Storing one's smartphone-shot photos and videos for the super-long-term

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There's an interesting article by Matt Asay over at The Register today, acknowledging that many of us take most of our memories on smartphone cameras and wondering where best to upload them for truly long term (for 'our children') storage and re-presentation. The fact that Matt's piece is focussed around Facebook as an initial idea is somewhat misleading (unless you really want all your photos downsized to pseudo-VGA!) but bear with it, because the multi-page comment thread that follows it is fascinating.

From the piece:

While it may be true that the web has an infinitely long memory, I'm struggling to figure out where to store pictures and anecdotes from the lives of my children.

Given how quickly fashions change on the web - from MySpace to Facebook to Instagram to Twitter - it's hard to believe that anything, no matter how dominant it is today, will still be around in 20 years, much less two years. For those of us who want to collect memories in a somewhat central place, this is a problem.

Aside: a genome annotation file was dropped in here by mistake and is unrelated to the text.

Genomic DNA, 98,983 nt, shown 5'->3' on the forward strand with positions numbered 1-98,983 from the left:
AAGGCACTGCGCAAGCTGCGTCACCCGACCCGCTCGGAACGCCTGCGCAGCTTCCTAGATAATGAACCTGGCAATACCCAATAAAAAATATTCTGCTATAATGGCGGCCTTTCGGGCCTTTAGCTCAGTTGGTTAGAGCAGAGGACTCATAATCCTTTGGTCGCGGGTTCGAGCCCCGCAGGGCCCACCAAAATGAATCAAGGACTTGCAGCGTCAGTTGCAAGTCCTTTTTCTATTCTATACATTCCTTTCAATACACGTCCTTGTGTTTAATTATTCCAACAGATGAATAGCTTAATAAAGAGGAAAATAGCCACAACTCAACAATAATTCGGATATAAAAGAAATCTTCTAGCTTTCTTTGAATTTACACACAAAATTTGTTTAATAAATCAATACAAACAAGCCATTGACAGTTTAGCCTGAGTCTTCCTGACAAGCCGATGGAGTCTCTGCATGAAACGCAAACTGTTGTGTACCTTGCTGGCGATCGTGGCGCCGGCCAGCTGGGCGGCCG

With many Nokia-made smartphones we have a great camera with us all the time. Most of us upload a large proportion of our digital output to Twitter, Facebook and SkyDrive, to name but three. Yet all three systems, by default, reduce the quality of our uploads and have no guarantee of permanence, at least not beyond the current decade.

The old-school way of doing things is to have a local copy of all JPGs and MP4 videos on a local hard disk, usually on our PC or Mac. Then do a backup of these folders onto another hard disk or into a cloud disk or onto various numbers of DVD-R. None of these will last for decades, but they're lossless and so we can copy the media onto new storage technologies as they come along. 

Then there's really old school, printing off photos and so forth, but perhaps we'd better try and keep things lossless and digital, so let's not go there!

So, the question remains, where should we upload our smartphone-shot memories? How should we preserve them for posterity? I'd welcome your thoughts and comments here.

Source / Credit: The Register